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Large Boston Real Estate Corporation Charged With Failing to Warn Tenants About Lead Paint in Mass. and Conn.

Release Date: 07/15/2008
Contact Information: David Deegan, 617-918-1017

(Boston, Mass. – July 15, 2008) - A large Massachusetts-based real estate corporation and nearly two dozen associated entities may be subject to a multi-million dollar penalty for repeatedly violating federal lead paint disclosure laws at properties they own or rent in eleven communities in Massachusetts and Connecticut.

An EPA complaint cites The Community Builders, Inc. (TCB) and 23 associated property owners for more than 800 violations of the federal Lead Disclosure Rule when they failed to disclose information about lead paint to people who leased apartments between 2003 and 2006. TCB, based in Boston, develops, finances, and operates mixed-income housing, and manages over 90 developments containing about 8,750 housing units in numerous cities in the eastern half of the U.S.

Federal law requires that landlords and property owners notify prospective tenants or purchasers about the potential for lead paint hazards in residential properties. Notifying prospective tenants about potential lead paint hazards in housing helps parents protect young children from ingesting lead.

"Exposure to lead paint is a serious public health concern for children in New England, because much of our housing was built before 1978 when use of lead paint was banned," said Robert W. Varney, regional administrator of EPA's New England office. "Property managers and owners play an important part in helping to prevent lead poisoning by following lead paint disclosure requirements and making sure families are aware of potential lead hazards in homes."

EPA’s complaint cites TCB and its associated property owners for 839 violations of the disclosure requirements. The alleged violations occurred at TCB-managed housing in New Haven and Vernon, Conn., and the following Massachusetts communities: Boston, Fall River, Gloucester, Holyoke, Lawrence, Lexington, Springfield, Westfield and Worcester.

Infants and young children are especially vulnerable to lead paint exposure, which can cause intelligence quotient deficiencies; reading and learning disabilities; impaired hearing; reduced attention span, hyperactivity and behavior problems. Adults with high lead levels can suffer difficulties during pregnancy, high blood pressure, nerve disorders, memory problems and muscle and joint pain.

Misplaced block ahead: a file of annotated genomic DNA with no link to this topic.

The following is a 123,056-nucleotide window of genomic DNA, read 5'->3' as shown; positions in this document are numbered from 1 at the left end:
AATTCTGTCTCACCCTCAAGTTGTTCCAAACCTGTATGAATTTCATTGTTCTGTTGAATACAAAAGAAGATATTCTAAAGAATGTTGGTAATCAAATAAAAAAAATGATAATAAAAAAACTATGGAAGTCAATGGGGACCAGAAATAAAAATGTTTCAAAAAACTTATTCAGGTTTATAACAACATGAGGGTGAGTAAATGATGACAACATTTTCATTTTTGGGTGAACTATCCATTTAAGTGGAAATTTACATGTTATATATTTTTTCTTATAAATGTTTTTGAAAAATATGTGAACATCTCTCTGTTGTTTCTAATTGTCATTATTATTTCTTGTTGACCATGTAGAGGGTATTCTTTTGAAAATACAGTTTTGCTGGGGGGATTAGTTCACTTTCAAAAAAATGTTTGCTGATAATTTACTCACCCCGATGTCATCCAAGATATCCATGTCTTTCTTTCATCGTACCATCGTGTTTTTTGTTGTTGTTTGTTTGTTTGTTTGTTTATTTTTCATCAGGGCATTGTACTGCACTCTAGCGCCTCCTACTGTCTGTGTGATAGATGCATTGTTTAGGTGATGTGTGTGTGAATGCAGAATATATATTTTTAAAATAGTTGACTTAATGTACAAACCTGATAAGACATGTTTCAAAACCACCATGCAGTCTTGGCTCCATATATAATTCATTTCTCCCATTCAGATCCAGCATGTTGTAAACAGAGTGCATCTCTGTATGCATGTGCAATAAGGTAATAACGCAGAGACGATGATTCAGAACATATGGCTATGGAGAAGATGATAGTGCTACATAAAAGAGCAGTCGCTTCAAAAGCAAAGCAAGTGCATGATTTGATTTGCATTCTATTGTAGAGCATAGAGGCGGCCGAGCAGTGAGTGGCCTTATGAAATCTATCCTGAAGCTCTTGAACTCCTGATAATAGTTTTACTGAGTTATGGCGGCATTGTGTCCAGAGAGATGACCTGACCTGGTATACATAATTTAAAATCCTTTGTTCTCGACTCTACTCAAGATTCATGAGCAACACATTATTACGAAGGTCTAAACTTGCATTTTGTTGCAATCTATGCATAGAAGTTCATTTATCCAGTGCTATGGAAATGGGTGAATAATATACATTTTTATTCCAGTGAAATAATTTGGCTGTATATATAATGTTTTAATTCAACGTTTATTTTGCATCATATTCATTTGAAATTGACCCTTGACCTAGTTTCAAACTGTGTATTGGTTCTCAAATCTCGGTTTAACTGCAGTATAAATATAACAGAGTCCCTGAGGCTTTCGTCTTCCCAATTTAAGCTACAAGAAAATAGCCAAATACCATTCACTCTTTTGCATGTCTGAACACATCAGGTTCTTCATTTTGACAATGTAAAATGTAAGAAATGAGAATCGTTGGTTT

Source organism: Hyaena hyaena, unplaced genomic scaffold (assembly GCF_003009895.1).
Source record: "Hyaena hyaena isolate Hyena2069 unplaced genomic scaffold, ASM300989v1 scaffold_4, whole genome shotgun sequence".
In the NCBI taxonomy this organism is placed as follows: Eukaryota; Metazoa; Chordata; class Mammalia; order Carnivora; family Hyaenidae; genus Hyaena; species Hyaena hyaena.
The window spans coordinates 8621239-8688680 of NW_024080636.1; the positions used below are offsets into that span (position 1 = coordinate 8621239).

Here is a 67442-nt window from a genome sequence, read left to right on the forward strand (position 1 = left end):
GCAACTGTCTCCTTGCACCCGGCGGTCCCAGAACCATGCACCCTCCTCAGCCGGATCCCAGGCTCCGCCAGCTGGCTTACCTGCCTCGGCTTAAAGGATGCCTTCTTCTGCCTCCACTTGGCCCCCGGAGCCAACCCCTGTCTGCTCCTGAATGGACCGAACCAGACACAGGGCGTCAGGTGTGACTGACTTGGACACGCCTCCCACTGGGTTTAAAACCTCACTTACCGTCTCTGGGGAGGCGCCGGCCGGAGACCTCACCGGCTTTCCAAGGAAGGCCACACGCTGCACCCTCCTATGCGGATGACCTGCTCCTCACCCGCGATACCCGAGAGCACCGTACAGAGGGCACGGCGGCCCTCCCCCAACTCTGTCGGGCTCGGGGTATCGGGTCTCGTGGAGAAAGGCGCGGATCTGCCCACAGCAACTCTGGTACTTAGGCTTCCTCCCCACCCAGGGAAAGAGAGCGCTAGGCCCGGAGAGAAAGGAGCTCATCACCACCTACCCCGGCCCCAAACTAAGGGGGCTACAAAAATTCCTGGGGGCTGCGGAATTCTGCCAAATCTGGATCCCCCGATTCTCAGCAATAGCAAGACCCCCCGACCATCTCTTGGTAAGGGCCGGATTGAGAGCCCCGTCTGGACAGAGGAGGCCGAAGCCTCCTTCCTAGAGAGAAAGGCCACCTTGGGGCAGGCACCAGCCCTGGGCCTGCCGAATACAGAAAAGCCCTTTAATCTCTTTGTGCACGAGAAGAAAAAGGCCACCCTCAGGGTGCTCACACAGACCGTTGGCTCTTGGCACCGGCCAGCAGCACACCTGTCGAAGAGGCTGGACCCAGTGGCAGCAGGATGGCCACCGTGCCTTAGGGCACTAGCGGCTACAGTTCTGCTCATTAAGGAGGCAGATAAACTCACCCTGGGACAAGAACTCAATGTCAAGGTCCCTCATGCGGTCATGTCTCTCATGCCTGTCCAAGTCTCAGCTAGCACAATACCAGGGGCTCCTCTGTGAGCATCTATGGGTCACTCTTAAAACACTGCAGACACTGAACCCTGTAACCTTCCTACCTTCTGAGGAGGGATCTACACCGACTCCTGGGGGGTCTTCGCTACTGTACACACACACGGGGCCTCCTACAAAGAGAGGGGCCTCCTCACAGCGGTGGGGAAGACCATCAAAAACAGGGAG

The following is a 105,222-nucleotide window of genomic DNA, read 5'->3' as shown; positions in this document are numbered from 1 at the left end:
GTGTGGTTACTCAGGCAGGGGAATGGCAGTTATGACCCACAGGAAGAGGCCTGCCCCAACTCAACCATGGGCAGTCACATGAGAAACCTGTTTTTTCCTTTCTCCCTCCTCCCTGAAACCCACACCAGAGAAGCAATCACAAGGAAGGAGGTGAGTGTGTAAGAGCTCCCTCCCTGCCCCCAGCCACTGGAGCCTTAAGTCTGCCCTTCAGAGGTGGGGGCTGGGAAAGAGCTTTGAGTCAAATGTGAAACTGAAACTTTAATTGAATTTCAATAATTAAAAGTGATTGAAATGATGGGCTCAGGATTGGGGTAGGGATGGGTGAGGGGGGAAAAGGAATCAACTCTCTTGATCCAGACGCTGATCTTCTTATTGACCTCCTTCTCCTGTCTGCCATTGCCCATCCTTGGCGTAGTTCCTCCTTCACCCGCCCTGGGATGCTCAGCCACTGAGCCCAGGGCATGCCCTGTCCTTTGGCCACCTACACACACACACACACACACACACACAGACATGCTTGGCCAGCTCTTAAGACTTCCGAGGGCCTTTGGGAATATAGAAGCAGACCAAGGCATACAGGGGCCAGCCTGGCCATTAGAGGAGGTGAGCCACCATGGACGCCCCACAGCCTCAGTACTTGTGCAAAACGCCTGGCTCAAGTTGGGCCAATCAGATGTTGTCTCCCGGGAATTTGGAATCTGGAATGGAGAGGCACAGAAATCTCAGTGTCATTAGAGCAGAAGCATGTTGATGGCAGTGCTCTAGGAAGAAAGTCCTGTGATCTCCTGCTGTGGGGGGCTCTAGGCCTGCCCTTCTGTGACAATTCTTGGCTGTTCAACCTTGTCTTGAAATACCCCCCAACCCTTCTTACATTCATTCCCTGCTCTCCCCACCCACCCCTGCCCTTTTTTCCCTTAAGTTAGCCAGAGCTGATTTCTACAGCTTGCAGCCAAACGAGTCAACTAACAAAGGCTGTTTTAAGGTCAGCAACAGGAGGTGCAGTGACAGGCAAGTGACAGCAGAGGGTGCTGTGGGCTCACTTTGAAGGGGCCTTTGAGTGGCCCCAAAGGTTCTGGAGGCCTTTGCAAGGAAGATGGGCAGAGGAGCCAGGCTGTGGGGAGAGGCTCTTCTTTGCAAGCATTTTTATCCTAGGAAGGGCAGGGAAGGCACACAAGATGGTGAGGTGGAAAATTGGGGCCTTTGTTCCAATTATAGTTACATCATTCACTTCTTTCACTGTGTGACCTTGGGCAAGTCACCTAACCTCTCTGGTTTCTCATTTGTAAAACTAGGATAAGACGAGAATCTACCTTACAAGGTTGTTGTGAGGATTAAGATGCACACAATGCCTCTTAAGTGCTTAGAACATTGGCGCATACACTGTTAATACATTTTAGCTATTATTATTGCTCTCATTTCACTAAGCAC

Information available to EPA does not indicate that any children were lead poisoned as a result of these violations, but some of the properties listed in the complaint are known to contain lead-based paint. TCB and the property owners face penalties of up to $11,000 for each violation cited in the complaint.

EPA’s complaint alleges that TCB and the property owners failed to inform numerous tenants of known lead-based paint or lead-based paint hazards in apartments and failed to provide information and records about the lead-based paint to those tenants. Further, TCB and the property owners failed to provide tenants with copies of an EPA-approved lead hazard information pamphlet or the Massachusetts Tenant Lead Law Notification.

The purpose of the Lead Disclosure Rule is to provide residential renters and purchasers of pre-1978 housing with enough information about lead-based paint in general and known lead-based paint hazards in specific housing, so that they can make informed decisions about whether to lease or purchase the housing.

Federal law requires that sellers and landlords selling or renting housing built before 1978 to:

- Provide a lead hazard information pamphlet to inform renters and buyers about the dangers associated with lead paint;
- Include lead notification language in sales and rental forms;
- Disclose any known lead-based paint and lead-based paint hazards in the living unit and provide available reports to buyers or renters;
- Allow a lead inspection or risk assessment by home buyers; and
- Maintain records certifying compliance with federal laws for a period of three years.

This case is one of the largest among dozens of lead-related civil and criminal cases EPA New England has taken as part of a collaborative effort between federal, state and municipal agencies and grassroots organizations to make sure property owners, property managers and real estate agents are complying with federal lead disclosure laws.

EPA has conducted hundreds of inspections in New England, and, in collaboration with its partners, has conducted many compliance assistance workshops in the region for realtors, property managers and legal counsel.

More information:

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Lead paint health hazards (epa.gov/ne/eco/ne_lead/index.html)

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Lead-based paint disclosure rule (epa.gov/ne/enforcement/leadpaint/index.html)